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Field Calibration/Validation Data » Field Data Collection Protocols » Terrestrial Laser Scanner Protocol Web Page

Terrestrial Laser Scanner Protocol Web Page

Last modified by John Armston on 2014/07/09 14:25

The following protocol document provides a brief summary of the collection process for Terrestrial Laser Scanner (TLS) plots.


Plot selection process

Each 1 ha plot is a small homogenous area representative of a particular landscape. As many sites as possible are selected within the super site to ensure sampling of the major of landscapes present (determined by landform, vegetation, land surface, soil and other land features).  Capturing the variability at the site should also be a priority. Site selection can be informed by viewing satellite imagery or aerial photography.


The following points need to considered when locating sites:

  • Plot areas should have "homogeneity of heterogeneity" in canopy structure and landform;
  • To minimize edge effects, the edge of a site should be at least 100 metres from roads, power lines or other features not characteristic of the plot.


Description of plot layout


Figure 1. TLS sampling designs.


Basic data required

The following data must be recorded for each plot, for data management purposes.

  • Geographic coordinates (easting, northing,zone) at plot centre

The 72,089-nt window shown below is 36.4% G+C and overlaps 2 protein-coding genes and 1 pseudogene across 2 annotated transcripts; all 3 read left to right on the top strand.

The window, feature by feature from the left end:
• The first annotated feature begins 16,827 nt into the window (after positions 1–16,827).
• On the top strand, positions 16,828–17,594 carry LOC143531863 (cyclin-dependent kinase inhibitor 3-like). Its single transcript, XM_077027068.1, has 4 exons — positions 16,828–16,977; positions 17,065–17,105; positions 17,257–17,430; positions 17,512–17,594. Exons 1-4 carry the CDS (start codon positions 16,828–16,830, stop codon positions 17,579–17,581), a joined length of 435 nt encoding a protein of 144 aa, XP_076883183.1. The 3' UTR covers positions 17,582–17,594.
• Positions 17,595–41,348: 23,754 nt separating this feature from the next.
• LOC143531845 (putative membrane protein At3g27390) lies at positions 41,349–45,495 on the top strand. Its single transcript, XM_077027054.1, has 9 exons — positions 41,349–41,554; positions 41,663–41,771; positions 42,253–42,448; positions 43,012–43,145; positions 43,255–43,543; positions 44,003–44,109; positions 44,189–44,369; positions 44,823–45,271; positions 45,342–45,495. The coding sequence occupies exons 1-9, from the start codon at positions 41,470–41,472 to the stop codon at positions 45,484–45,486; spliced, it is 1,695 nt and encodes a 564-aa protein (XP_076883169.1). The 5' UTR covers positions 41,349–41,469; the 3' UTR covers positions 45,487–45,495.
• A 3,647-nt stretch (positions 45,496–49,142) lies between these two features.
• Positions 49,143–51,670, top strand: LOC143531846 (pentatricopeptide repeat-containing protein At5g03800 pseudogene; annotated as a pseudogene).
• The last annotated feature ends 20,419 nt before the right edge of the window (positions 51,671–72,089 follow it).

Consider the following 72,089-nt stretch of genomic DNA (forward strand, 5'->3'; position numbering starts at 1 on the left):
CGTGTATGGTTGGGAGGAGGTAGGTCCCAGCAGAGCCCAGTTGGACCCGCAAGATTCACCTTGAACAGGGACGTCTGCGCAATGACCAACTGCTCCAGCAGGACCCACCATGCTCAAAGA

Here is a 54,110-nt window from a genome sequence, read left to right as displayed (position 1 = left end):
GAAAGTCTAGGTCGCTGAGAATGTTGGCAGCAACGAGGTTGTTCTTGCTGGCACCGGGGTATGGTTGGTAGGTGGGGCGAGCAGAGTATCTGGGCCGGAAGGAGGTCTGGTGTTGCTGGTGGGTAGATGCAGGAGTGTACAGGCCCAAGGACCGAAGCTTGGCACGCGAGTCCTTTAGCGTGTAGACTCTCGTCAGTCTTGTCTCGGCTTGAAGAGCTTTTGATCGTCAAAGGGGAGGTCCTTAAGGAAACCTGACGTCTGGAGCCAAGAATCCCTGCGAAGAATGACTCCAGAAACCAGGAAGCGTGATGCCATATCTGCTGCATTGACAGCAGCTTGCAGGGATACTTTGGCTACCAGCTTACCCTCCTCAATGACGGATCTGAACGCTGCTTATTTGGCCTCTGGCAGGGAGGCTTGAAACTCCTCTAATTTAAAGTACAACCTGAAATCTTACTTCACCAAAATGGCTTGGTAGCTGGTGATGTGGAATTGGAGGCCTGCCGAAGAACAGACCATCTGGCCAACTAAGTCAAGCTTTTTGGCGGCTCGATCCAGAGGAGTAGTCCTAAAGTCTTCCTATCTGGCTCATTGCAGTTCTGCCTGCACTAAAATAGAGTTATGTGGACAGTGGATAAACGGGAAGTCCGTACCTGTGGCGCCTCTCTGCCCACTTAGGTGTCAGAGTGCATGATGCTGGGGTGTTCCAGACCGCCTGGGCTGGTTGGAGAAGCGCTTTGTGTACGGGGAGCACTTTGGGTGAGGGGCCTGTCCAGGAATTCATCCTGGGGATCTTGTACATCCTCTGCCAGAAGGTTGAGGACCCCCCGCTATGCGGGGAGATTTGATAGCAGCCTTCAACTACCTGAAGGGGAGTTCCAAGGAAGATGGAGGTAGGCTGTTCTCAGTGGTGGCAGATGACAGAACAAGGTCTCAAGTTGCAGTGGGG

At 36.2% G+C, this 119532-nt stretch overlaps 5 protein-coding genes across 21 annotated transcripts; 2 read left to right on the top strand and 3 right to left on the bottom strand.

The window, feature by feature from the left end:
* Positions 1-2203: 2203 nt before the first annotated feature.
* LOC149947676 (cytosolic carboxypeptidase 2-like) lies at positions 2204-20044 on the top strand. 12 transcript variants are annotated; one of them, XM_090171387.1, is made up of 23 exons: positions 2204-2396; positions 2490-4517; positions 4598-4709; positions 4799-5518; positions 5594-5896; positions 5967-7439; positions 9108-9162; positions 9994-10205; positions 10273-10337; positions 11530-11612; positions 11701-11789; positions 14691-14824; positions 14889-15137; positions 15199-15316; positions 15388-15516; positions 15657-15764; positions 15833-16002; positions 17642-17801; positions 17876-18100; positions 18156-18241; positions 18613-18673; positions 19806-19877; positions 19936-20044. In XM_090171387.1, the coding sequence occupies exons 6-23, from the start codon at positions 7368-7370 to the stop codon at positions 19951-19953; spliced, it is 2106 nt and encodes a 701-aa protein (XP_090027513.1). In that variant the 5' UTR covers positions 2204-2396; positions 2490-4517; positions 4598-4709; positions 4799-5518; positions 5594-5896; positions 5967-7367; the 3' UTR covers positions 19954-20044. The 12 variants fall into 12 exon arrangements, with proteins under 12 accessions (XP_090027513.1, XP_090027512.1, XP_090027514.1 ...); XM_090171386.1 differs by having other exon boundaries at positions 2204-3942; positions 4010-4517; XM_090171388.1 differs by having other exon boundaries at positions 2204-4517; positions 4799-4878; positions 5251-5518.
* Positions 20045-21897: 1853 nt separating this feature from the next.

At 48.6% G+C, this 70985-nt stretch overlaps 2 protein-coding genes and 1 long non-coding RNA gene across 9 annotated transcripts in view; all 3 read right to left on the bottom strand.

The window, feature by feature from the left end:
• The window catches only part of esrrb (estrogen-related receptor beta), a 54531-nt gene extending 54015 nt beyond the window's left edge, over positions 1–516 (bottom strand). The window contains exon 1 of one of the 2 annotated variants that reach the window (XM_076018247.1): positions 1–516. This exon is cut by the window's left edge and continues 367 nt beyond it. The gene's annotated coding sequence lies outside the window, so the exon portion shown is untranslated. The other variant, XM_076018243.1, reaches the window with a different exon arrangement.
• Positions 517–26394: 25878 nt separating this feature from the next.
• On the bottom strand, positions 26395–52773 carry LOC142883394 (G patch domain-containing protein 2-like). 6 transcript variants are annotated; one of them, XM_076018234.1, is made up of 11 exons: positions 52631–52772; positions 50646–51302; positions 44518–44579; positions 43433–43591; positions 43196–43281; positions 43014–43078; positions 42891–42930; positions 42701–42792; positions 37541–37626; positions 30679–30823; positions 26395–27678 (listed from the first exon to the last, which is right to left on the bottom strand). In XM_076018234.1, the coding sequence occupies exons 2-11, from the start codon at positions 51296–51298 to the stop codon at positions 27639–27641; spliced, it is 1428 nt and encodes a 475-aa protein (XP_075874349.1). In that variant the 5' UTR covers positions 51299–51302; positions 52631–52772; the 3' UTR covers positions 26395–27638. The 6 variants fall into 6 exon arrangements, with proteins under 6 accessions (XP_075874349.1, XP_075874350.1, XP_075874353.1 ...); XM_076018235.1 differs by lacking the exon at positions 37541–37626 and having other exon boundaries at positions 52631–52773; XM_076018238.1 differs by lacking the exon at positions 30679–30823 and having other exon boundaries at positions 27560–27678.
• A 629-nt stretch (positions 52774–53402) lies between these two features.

• Operators: who collected the data
  • Date: consistent format (dd/mm/yyyy)
  • Time: consistent format (hh:mm)
  • Plot name: name of specific plot

Data collection process

Field equipment checklist

  • Terrestrial laser scanner (TLS)
  • TLS tilt-mount (for Riegl instruments)
  • Surveying tripod
  • Reflector targets
  • Differential GPS
  • 3 x 100 m measuring tapes
  • Stake or star picket
  • Hammer
  • Compass
  • Field sheets and clipboard
  • Electronic site forms and notebook computer (optional)



1.    Locate scan positions

  • Lay out tapes based on the sampling protocol. These also assist in later when laying our reflector targets.
  • The scanned must be placed in a gap to operate. Once the nominal scan position has been located, there must be no material within 1.5 m range of the scanner due to the minimum range of the Riegl VZ400 instrument and to avoid major occlusion effects. If necessary, the scan position should be moved the minimum distance required, and the bearing and distance from the nominal position recorded.

2.    Lay out reflector targets

  • Full survey control
  • Tilt-scan overlap

3.    Acquire scans

  • Scanner height above ground (1.6 m)
  • 0 degree tilt scan
  • 90 degree tilt scan

Figure 2. Riegl VZ400 in the 0 degree (left) and 90 degree (right) tilt positions.

4.    Collect site metadata

  • ODK form

Data Recording and Storage

Recording of data in field

Data in the field will either be directly entered into specially prepared ODK forms, or into field sheets and then transcribed later.  


Database storage

Data is stored in the AusCover PostGIS database, located on the AusCover UQ server. Data is downloadable from the AusCover spatial portal

Created by John Armston on 2014/03/07 10:18

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